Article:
Winter production meetings, a long-running staple of the Cooperative Extension Service, will again be in-person throughout the state in 2022.
Production meetings provide an opportunity for agronomists, researchers and Cooperative Extension Service agents with the Division of Agriculture to share the latest findings and recommendations with producers, consultants and other agriculture industry professionals. The meetings also give those in attendance the chance to interact directly with those experts.
During the winter months of early 2021, all production meetings were delivered via the Zoom online platform. Each presentation focused on a major commodity, such as rice or soybeans. Vic Ford, associate vice president for agriculture and natural resources for the University of Arkansas System Division of Agriculture, said the 2022 meetings will be organized by geography rather than commodity, with each meeting dealing with crops common to the local area.
“We’re going to be more traditional about having cotton and corn together, and soybeans and rice together,” Ford said. He said most meetings will serve two or three contiguous counties.
In addition to the relevant commodity crops, the 2022 meetings will deal with rising input prices, especially fertilizer.
“We’re recommending getting a sharp pencil, and looking at each field,” Ford said. “Any given field may have soil test recommendations, but growers will need to do the math as far as the cost-effectiveness of using fertilizer. There are going to be some fields growers think about not fertilizing, knowing the yield may be less.”
Protocols addressing the ongoing COVID-19 pandemic will be in place at each meeting, including the use of face coverings, social distancing and hand sanitizer. Although there will not be a cap on attendance, Ford said venues will be selected to accommodate expected participation, which rarely exceeds 100.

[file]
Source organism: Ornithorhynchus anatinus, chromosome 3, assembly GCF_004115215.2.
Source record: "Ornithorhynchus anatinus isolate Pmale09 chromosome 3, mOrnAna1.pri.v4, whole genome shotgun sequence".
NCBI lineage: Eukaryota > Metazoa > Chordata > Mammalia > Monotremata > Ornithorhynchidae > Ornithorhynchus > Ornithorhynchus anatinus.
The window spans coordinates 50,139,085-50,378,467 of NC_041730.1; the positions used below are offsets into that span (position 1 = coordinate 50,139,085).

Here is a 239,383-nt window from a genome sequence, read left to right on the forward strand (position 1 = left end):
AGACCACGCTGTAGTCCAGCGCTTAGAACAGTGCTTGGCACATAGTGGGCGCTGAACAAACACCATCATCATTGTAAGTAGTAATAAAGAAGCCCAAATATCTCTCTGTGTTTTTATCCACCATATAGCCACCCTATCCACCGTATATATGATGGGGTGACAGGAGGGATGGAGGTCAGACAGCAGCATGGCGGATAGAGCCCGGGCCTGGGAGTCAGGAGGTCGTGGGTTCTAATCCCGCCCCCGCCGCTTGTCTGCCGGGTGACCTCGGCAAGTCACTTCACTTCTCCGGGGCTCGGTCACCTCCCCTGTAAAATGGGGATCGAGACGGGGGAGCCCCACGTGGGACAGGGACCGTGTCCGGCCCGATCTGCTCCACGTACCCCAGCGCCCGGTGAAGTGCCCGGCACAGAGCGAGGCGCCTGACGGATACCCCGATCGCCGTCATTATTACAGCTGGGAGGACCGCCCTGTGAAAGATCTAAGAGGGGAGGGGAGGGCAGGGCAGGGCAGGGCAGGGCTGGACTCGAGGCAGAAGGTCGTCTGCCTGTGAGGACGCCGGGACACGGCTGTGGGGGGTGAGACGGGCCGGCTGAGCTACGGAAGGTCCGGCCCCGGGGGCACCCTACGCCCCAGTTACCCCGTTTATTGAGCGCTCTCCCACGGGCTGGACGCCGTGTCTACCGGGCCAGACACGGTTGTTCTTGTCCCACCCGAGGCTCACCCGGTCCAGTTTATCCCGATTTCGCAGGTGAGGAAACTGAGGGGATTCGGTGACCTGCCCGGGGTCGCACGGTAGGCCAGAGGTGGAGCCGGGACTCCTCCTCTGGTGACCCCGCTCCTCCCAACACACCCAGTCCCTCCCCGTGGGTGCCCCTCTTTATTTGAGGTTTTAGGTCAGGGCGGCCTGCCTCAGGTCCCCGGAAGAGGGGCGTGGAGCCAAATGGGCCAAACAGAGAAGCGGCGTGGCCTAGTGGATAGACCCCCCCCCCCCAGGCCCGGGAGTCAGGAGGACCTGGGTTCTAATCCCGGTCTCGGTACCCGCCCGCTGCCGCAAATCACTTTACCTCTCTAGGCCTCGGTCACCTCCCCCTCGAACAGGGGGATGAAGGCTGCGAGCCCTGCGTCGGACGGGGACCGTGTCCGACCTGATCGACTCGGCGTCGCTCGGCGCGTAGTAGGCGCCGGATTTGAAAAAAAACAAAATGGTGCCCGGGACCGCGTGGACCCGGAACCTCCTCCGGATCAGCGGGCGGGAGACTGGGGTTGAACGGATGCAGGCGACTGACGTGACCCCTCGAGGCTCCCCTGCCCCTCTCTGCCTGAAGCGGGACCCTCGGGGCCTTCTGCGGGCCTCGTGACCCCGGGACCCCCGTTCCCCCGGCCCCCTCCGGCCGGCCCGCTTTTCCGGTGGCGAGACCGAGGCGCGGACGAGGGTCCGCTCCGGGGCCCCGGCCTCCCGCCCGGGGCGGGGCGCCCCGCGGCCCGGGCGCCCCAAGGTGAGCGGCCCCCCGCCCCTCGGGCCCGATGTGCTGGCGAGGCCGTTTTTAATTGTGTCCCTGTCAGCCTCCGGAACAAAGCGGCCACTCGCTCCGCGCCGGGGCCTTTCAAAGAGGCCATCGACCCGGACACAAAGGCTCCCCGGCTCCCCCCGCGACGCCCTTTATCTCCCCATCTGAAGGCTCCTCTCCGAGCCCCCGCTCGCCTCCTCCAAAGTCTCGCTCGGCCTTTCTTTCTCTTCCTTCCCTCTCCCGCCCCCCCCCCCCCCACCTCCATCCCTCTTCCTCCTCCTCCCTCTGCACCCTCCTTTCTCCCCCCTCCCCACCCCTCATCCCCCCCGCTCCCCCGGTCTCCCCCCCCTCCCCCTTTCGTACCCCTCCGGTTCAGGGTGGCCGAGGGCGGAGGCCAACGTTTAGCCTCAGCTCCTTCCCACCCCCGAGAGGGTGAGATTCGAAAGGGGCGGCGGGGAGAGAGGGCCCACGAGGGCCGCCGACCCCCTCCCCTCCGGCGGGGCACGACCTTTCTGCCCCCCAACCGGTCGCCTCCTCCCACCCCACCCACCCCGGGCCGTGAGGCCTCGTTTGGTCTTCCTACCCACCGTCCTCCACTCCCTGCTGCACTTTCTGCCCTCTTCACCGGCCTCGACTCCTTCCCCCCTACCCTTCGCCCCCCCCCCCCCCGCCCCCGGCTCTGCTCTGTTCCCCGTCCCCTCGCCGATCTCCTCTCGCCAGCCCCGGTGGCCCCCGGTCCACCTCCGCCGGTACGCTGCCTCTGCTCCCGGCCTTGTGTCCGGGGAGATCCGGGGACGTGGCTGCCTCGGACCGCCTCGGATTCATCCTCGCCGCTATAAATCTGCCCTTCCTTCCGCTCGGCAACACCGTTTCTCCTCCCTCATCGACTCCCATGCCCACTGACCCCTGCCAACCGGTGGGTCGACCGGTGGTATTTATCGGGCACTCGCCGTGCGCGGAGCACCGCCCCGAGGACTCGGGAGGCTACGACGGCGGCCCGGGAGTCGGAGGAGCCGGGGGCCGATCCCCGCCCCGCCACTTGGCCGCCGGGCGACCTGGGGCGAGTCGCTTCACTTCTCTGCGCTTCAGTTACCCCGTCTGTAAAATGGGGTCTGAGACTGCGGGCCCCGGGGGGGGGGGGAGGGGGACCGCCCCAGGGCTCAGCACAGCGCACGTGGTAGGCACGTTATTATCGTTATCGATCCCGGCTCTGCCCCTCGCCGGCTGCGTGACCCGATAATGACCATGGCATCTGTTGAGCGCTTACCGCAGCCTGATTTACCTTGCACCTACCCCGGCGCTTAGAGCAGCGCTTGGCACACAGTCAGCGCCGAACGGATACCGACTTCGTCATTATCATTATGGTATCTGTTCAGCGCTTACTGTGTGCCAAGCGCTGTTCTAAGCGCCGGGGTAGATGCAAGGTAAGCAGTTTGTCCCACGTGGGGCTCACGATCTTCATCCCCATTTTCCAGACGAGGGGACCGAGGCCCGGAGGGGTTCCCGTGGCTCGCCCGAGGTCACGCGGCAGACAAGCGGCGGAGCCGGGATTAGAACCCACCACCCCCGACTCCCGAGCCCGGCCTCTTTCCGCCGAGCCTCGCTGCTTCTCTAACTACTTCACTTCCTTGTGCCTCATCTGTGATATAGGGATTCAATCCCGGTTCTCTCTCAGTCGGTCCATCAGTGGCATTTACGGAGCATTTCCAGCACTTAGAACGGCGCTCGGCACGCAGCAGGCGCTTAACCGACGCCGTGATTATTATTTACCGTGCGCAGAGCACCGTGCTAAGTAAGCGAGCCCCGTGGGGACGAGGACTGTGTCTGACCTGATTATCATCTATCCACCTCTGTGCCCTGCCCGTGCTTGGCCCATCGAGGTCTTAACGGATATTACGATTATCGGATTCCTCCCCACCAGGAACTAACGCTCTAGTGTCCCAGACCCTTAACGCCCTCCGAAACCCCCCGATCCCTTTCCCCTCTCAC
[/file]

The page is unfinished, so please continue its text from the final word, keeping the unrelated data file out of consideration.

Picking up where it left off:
“The county agents know their counties,” Ford said. “We’re relying on their local knowledge to handle all of that.”
Ford said the meetings will also address the physical and mental health of farmers and farm workers.
“People already know that there are a lot of issues in agriculture right now related to rising input costs,” Ford said. “But we’re also concerned with the health of the farmer. We’re going to be sharing information on dealing with stress.
“We’re concerned with agricultural production, but we’re also concerned with how these rising costs and squeezing margins will affect the mental and physical health of our producers,” he said.
Winter production meetings begin in January. Dates and locations for individual meetings may be subject to change, due to weather, COVID or other factors. For specific production meeting details, contact your county extension office.
Jan. 7— Tri-State Soybean Meeting — Stoneville, Mississippi
Jan. 10 — Rice/Soybean — Cross County
Jan. 11— Rice/Soybean – Poinsett County
Jan. 12 — Rice /Soybean/ Corn – Prairie, Lonoke, and Pulaski Counties
Jan. 13 — Rice/Soybean Tri-County — Drew, Desha, and Lincoln
Jan. 13 — Corn/Cotton — Clay and Greene Counties
Jan. 18-20 — Crop Management Conference, North Little Rock
Jan. 21 — Corn/Soybean — Conway Co. Fairgrounds
Jan. 31-Feb. 2 — No-Till Conference – Jonesboro.